Harry Jachuck
  • Eastbourne
  • United Kingdom
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What are your interests and areas of expertise in international relations?
Aid, Democracy, Diplomacy, Food, Globalization, Governance, Human Rights, Justice, Migration, Peace, Security, Sustainability, War
Tell everyone a little about yourself and what you hope to gain from the Global Ethics Network.
Final year sixth form student

Harry Jachuck's Blog

Is it important to live in a democracy?

Posted on October 28, 2018 at 8:00am 0 Comments

* Harry Jachuck

* Eastbourne College

* Year 13 (final year of high school)

Why do we have democracy? We have it because we believe it’s fair. We have it because we believe it can make us prosperous. We have it because we believe it guarantees peace.

In the West, it is generally held up as the cornerstone of a civilised society. It is pushed as the only way in which a country can effectively serve the interests of the populace – an idea stretching back to…

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Carnegie Council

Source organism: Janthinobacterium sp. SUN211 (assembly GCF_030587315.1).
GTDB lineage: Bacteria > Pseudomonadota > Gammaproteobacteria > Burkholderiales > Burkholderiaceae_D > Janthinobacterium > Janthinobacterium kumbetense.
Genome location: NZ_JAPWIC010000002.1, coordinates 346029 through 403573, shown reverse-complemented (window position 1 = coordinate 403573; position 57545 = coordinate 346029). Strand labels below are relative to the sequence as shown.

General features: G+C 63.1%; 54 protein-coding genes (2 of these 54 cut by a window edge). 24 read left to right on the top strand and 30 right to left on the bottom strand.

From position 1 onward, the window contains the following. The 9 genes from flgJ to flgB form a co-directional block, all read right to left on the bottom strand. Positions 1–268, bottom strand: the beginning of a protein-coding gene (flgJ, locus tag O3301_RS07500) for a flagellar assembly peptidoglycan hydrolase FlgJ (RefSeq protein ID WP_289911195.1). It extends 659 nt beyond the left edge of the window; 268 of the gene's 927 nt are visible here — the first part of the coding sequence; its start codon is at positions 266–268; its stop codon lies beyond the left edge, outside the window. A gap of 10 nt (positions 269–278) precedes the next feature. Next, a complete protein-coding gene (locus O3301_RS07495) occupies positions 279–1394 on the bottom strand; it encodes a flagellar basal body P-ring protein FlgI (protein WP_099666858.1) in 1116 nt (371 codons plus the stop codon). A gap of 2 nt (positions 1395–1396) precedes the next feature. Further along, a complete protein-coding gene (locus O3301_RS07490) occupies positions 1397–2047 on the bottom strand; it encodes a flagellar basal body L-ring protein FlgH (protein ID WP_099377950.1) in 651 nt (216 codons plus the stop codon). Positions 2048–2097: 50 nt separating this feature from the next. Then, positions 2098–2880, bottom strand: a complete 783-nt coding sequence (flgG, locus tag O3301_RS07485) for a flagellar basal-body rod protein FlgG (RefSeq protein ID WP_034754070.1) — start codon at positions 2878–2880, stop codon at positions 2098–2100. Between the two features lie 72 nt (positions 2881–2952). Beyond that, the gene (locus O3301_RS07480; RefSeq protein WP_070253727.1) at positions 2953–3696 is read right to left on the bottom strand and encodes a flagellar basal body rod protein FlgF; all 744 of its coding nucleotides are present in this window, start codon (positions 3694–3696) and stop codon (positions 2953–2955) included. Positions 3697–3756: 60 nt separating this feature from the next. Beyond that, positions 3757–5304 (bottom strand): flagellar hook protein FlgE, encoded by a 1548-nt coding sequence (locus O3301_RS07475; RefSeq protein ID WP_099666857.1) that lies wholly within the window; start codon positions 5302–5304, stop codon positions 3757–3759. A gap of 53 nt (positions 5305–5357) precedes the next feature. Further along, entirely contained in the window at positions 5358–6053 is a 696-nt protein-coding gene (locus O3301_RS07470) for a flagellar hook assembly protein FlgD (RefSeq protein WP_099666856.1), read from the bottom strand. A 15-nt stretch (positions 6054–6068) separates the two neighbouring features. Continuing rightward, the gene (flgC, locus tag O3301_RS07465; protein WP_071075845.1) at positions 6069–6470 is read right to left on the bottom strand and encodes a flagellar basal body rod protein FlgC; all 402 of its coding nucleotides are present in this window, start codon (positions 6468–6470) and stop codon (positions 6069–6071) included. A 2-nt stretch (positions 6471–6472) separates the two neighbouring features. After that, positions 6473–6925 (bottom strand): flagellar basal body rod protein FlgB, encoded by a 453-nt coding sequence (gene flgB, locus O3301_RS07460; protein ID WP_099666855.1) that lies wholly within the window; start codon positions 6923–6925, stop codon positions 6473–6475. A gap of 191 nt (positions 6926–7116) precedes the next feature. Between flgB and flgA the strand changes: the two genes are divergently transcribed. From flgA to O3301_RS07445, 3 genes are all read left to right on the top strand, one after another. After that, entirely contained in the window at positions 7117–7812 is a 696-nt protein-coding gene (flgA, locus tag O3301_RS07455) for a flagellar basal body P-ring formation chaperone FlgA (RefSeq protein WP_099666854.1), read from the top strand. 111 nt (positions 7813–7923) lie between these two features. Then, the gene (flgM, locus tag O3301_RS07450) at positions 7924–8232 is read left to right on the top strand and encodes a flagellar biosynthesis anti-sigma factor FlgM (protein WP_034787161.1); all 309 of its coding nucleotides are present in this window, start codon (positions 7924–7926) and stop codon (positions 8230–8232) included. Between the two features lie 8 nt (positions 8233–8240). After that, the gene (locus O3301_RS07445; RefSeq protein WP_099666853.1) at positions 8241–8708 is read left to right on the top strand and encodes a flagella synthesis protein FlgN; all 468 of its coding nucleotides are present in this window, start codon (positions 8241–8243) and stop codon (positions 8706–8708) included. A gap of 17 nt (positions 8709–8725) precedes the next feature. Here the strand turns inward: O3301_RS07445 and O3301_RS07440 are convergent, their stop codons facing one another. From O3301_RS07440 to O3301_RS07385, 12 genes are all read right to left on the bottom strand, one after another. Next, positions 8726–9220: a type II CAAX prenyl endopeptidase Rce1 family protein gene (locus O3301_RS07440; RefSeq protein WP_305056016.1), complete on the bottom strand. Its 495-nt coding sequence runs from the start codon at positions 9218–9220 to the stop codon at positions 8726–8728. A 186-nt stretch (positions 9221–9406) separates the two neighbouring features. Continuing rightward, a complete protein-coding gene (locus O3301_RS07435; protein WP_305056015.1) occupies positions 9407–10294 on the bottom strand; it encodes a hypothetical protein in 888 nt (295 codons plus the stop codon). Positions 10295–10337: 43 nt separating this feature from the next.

Vox Populi: What Americans Think About Foreign Policy, with Dina Smeltz & Mark Hannah

What do Americans think about the role the United States should be playing in the world? How do they conceive of the different trade-offs between domestic and international affairs, among competing options and sets of interests and values? The Chicago Council on Global Affairs' Dina Smeltz and Eurasia Group Foundation's Mark Hannah share the results of surveys from their organizations in this conversation with Senior Fellow Nikolas Gvosdev.

China's Changing Role in the Pandemic-Driven World, with Amitai Etzioni & Nikolas Gvosdev

How has the pandemic changed U.S-China relations? How has it altered China's relationship with other nations and its geopolitical positioning? George Washington University's Amitai Etzioni and Senior Fellow Nikolas Gvosdev discuss these questions and more as they break down "great power competition" in the era of COVID-19.

TIGRE: The Missing Link? Operationalizing the Democratic Community Narrative

Does the COVID-19 pandemic, as well as renewed concerns about overdependence on China, create an opening for the United States to move forward on decoupling from autocracies and reorienting both security and economic ties to allies who share similar values? Senior Fellow Nikolas Gvosdev shares his thoughts.

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